(Sk.). Negative attribute;
unbound, or without Gunas (attributes), i.e., that which is devoid of
all qualities, the opposite of Saguna, that which has attributes (Secret
Doctrine, II. 95), e.g.,
Parabrahmam is Nirguna; Brahmâ, Saguna. Nirguna is a term which shows the impersonality of the thing spoken of.
Nirmânakâya (Sk.). Something entirely different in esoteric philosophy from the popular meaning attached to it, and from the fancies of the Orientalists. Some call the Nirmânakâya body “Nirvana with remains” (Schlagintweit, etc.) on the supposition, probably, that it is a kind of Nirvânic condition during which consciousness and form are retained. Others say that it is one of the Trikâya (three bodies), with the “power of assuming any form of appearance in order to propagate Buddhism” (Eitel’s idea); again, that “it is the incarnate avatâra of a deity” (ibid.), and so on. Occultism, on the other hand, says:that Nirmânakâya, although meaning literally a transformed “body”, is a state. The form is that of the adept or yogi who enters, or chooses, that post mortem condition in preference to the Dharmakâya or absolute Nirvânic state. He does this because the latter kâya separates him for ever from the world of form, conferring upon him a state of selfish bliss, in which no other living being can participate, the adept being thus precluded from the possibility of helping humanity, or even devas. As a Nirmânakâya, however, the man leaves behind him only his physical body, and retains every other “principle” save the Kamic—for he has crushed this out for ever from his nature, during life, and it can never resurrect in his post mortem state. Thus, instead of going into selfish bliss, he chooses a life of self-sacrifice, an existence which ends only with the life-cycle, in order to be enabled to help mankind in an invisible yet most effective manner. (See The Voice of the Silence, third treatise, “The Seven Portals”.) Thus a Nirmânakâya is not, as popularly believed, the body “in which a Buddha or a Bodhisattva appears on earth”, but verily one, who whether a Chutuktu or a Khubilkhan, an adept or a yogi during life, has since become a member of that invisible Host which ever protects and watches over Humanity within Karmic limits. Mistaken often for a “Spirit”, a Deva, God himself, &c., a Nirmânakâya is ever a protecting, compassionate, verily a guardian angel, to him who becomes worthy of his help. Whatever objection may be brought forward against this doctrine; however much it is denied, because, forsooth, it has never been hitherto made public in Europe and therefore since it is unknown to Orientalists, it must needs be “a myth of modern invention”—no one will be bold enough to say that this idea of helping suffering mankind at the price of one’s own almost interminable self-sacrifice, is not one of the grandest and noblest that was ever evolved from human brain.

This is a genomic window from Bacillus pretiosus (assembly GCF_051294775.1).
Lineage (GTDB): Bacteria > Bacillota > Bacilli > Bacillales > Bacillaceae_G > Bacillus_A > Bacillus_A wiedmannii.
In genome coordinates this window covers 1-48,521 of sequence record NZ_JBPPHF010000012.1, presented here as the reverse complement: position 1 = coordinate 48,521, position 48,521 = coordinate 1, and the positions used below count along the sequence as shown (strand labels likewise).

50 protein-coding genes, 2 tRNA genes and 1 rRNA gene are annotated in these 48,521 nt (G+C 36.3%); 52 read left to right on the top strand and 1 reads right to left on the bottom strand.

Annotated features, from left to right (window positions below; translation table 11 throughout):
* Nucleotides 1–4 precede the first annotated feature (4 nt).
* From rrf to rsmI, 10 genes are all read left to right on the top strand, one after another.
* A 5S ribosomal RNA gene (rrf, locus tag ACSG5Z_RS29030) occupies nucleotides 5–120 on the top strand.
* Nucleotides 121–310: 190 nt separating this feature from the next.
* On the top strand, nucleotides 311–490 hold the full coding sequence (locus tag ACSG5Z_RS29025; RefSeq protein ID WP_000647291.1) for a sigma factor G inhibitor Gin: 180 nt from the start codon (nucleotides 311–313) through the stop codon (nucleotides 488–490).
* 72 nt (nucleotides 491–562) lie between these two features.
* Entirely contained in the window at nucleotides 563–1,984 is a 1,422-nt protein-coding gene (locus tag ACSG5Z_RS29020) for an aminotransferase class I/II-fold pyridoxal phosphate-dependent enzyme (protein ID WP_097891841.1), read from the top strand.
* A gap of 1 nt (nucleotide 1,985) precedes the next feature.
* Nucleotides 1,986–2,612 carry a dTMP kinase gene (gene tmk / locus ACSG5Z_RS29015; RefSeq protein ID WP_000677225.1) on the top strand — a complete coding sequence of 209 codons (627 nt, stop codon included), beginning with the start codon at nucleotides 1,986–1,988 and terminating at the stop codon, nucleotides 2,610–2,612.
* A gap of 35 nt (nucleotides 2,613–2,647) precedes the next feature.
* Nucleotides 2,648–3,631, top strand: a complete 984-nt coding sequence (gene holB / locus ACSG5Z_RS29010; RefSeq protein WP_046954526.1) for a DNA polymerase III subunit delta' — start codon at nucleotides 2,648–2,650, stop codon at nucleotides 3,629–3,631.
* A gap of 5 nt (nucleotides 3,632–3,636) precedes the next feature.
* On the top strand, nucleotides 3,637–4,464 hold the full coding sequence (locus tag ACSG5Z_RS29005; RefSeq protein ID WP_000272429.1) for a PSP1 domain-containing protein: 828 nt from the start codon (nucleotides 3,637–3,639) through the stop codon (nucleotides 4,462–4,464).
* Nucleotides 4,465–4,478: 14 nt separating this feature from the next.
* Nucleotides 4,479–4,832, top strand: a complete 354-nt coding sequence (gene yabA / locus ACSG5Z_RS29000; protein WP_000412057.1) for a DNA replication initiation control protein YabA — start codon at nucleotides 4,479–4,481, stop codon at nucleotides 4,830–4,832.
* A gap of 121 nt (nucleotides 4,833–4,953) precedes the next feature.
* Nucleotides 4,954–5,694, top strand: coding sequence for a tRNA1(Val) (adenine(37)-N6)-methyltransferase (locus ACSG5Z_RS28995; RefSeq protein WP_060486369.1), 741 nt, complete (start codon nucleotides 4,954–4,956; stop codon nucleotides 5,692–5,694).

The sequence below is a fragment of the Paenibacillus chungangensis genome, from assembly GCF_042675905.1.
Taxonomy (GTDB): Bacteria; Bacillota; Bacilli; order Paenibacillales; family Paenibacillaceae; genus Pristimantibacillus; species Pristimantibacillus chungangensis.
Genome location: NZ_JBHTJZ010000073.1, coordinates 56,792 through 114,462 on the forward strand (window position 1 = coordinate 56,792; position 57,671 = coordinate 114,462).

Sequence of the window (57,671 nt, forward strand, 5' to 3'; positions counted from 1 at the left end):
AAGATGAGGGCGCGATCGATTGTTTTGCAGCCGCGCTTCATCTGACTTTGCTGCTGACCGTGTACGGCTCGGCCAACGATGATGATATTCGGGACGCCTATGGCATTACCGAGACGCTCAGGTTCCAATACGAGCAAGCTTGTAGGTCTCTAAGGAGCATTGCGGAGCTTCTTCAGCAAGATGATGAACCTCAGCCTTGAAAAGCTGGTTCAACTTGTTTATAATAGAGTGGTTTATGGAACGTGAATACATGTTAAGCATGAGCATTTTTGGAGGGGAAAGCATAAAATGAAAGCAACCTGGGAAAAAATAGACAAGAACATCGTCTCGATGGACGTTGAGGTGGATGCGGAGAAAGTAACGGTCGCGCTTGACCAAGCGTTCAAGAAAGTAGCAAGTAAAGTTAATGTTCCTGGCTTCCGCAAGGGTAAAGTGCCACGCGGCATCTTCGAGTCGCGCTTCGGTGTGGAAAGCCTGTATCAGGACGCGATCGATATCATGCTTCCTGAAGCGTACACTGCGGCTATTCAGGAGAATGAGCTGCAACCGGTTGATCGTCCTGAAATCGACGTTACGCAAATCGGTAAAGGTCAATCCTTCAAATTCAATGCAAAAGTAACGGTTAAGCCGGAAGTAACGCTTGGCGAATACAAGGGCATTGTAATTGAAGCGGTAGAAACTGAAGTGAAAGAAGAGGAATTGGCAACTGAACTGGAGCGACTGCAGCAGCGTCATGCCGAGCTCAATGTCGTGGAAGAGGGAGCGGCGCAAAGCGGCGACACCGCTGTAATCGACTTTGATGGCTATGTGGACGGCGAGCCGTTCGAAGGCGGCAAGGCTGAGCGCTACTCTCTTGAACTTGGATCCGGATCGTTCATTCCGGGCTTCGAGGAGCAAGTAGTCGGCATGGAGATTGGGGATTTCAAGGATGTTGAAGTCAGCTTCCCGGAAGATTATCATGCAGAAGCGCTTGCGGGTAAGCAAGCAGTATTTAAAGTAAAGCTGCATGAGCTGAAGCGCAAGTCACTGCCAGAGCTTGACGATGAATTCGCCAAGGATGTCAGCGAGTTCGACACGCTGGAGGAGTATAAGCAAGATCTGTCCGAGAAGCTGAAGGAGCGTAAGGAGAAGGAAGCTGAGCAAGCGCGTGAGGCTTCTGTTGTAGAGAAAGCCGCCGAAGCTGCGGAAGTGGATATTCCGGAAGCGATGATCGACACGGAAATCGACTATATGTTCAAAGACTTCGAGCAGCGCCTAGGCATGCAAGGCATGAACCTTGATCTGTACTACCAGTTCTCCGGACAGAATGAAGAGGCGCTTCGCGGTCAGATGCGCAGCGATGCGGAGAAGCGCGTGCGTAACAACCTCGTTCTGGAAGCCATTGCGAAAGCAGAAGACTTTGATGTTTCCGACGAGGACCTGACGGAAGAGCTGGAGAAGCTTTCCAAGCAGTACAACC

Nirmathya (Sk.). The sacred fire produced by the friction of two pieces of wood—the “fire” called Pavamâna in the Purânas. The allegory contained therein is an occult teaching.
Nirriti (Sk.). A goddess of Death and Decay.
Nirukta (Sk.). An anga or limb, a division of the Vedas; a glossarial comment.
Nirupadhi (Sk.). Attributeless; the negation of attributes.
Nirvâna (Sk.). According to the Orientalists, the entire “blowing out”, like the flame of a candle, the utter extinction of existence. But in the esoteric explanations it is the state of absolute existence and absolute consciousness, into which the Ego of a man who has reached the highest degree of perfection and holiness during life goes, after the body dies, and occasionally, as in the case of Gautama Buddha and others, during life. (See “Nirvânî”.)